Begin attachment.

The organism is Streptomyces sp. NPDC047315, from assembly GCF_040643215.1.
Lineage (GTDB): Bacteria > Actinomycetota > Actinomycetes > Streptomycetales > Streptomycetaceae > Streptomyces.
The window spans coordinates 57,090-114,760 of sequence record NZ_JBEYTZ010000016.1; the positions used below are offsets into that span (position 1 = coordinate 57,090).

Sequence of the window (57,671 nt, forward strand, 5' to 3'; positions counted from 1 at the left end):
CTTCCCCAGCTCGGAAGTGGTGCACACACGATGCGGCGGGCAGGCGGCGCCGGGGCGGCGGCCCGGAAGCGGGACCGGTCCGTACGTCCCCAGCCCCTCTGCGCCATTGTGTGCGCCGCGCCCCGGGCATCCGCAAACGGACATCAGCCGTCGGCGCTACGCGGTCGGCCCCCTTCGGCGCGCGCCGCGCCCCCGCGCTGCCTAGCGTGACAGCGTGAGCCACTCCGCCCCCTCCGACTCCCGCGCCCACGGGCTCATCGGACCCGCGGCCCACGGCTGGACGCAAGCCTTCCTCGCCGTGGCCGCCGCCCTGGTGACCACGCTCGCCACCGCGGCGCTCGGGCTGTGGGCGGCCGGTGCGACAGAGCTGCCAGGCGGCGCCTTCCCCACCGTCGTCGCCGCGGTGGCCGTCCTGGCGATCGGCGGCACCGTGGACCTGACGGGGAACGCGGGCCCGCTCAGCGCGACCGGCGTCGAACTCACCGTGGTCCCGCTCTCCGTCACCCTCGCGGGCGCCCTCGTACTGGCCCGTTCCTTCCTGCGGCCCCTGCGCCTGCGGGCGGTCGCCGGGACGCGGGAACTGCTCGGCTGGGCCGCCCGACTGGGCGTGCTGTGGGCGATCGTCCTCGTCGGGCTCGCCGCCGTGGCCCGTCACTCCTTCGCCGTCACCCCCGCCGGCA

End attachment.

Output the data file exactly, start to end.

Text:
The organism is Streptomyces sp. NPDC047315, from assembly GCF_040643215.1.
Lineage (GTDB): Bacteria > Actinomycetota > Actinomycetes > Streptomycetales > Streptomycetaceae > Streptomyces.
The window spans coordinates 57,090-114,760 of sequence record NZ_JBEYTZ010000016.1; the positions used below are offsets into that span (position 1 = coordinate 57,090).

Sequence of the window (57,671 nt, forward strand, 5' to 3'; positions counted from 1 at the left end):
CTTCCCCAGCTCGGAAGTGGTGCACACACGATGCGGCGGGCAGGCGGCGCCGGGGCGGCGGCCCGGAAGCGGGACCGGTCCGTACGTCCCCAGCCCCTCTGCGCCATTGTGTGCGCCGCGCCCCGGGCATCCGCAAACGGACATCAGCCGTCGGCGCTACGCGGTCGGCCCCCTTCGGCGCGCGCCGCGCCCCCGCGCTGCCTAGCGTGACAGCGTGAGCCACTCCGCCCCCTCCGACTCCCGCGCCCACGGGCTCATCGGACCCGCGGCCCACGGCTGGACGCAAGCCTTCCTCGCCGTGGCCGCCGCCCTGGTGACCACGCTCGCCACCGCGGCGCTCGGGCTGTGGGCGGCCGGTGCGACAGAGCTGCCAGGCGGCGCCTTCCCCACCGTCGTCGCCGCGGTGGCCGTCCTGGCGATCGGCGGCACCGTGGACCTGACGGGGAACGCGGGCCCGCTCAGCGCGACCGGCGTCGAACTCACCGTGGTCCCGCTCTCCGTCACCCTCGCGGGCGCCCTCGTACTGGCCCGTTCCTTCCTGCGGCCCCTGCGCCTGCGGGCGGTCGCCGGGACGCGGGAACTGCTCGGCTGGGCCGCCCGACTGGGCGTGCTGTGGGCGATCGTCCTCGTCGGGCTCGCCGCCGTGGCCCGTCACTCCTTCGCCGTCACCCCCGCCGGCA